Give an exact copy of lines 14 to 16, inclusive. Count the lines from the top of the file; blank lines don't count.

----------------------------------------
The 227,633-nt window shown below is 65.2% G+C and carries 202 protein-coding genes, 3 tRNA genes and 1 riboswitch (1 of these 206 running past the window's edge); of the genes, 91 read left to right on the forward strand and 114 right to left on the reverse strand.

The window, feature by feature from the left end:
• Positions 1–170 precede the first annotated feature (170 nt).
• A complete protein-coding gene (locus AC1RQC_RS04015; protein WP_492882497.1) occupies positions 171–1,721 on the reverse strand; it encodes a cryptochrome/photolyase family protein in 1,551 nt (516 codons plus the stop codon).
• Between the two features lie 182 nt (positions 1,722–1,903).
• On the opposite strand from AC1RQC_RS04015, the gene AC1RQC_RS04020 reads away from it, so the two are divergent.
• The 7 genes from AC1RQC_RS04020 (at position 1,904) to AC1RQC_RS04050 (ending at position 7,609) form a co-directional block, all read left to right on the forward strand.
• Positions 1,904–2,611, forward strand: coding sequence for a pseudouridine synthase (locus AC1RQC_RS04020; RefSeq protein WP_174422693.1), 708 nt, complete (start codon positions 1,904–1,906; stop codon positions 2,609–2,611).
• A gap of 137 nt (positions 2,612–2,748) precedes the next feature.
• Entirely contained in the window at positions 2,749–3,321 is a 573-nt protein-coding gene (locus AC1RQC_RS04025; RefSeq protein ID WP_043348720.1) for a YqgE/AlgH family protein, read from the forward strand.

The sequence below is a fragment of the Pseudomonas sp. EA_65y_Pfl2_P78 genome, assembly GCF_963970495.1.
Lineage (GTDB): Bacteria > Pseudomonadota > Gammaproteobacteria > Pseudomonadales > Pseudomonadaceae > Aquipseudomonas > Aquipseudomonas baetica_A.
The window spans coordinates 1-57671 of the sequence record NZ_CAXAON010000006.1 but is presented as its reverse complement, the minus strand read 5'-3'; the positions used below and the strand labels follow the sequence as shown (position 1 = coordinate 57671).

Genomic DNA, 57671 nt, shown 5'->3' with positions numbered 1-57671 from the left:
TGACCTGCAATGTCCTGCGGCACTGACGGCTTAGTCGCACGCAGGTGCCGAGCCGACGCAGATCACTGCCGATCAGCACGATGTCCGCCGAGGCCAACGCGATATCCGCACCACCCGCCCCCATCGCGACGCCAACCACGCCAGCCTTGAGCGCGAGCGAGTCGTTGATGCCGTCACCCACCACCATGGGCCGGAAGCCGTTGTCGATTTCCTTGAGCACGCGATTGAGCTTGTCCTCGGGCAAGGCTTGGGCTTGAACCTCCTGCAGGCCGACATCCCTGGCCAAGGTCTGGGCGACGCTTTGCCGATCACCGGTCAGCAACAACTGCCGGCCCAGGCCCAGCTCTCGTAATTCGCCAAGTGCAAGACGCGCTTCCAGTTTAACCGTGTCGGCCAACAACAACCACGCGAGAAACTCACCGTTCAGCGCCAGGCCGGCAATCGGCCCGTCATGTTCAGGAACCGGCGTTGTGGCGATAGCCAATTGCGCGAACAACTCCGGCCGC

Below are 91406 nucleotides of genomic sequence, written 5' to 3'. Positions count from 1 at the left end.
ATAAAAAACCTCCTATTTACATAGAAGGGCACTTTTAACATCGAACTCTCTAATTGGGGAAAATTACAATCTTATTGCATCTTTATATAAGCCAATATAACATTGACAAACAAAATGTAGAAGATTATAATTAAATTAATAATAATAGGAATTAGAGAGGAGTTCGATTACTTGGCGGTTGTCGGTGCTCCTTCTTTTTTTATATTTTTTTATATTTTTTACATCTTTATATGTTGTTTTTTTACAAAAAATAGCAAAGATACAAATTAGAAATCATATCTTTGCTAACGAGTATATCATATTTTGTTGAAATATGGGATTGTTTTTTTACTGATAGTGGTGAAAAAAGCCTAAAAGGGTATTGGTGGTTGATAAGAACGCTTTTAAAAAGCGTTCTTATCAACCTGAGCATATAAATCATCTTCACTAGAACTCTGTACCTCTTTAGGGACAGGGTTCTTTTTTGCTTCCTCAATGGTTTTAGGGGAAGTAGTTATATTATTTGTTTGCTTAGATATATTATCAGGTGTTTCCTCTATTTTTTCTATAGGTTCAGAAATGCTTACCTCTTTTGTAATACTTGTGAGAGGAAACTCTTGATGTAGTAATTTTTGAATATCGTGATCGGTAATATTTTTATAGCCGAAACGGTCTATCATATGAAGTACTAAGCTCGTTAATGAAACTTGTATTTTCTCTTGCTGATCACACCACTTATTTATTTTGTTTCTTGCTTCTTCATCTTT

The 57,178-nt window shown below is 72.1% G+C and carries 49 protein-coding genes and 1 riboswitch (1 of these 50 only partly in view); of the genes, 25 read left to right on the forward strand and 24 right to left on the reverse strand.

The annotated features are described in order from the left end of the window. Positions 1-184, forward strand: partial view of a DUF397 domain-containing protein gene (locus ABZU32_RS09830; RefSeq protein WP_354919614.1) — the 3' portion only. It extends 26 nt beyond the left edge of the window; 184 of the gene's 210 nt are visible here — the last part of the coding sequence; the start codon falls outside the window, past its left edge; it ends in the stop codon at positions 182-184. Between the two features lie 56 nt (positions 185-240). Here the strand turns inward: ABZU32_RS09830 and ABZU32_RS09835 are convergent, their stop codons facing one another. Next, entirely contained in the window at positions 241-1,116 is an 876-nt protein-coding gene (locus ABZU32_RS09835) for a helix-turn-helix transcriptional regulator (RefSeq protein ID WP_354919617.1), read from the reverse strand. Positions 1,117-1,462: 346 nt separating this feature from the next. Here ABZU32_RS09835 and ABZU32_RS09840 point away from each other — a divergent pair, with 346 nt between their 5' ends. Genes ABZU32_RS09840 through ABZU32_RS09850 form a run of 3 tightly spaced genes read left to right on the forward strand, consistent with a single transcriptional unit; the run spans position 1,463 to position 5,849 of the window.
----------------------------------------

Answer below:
Genomic DNA, 57671 nt, shown 5'->3' with positions numbered 1-57671 from the left:
TGACCTGCAATGTCCTGCGGCACTGACGGCTTAGTCGCACGCAGGTGCCGAGCCGACGCAGATCACTGCCGATCAGCACGATGTCCGCCGAGGCCAACGCGATATCCGCACCACCCGCCCCCATCGCGACGCCAACCACGCCAGCCTTGAGCGCGAGCGAGTCGTTGATGCCGTCACCCACCACCATGGGCCGGAAGCCGTTGTCGATTTCCTTGAGCACGCGATTGAGCTTGTCCTCGGGCAAGGCTTGGGCTTGAACCTCCTGCAGGCCGACATCCCTGGCCAAGGTCTGGGCGACGCTTTGCCGATCACCGGTCAGCAACAACTGCCGGCCCAGGCCCAGCTCTCGTAATTCGCCAAGTGCAAGACGCGCTTCCAGTTTAACCGTGTCGGCCAACAACAACCACGCGAGAAACTCACCGTTCAGCGCCAGGCCGGCAATCGGCCCGTCATGTTCAGGAACCGGCGTTGTGGCGATAGCCAATTGCGCGAACAACTCCGGCCGC

Below are 91406 nucleotides of genomic sequence, written 5' to 3'. Positions count from 1 at the left end.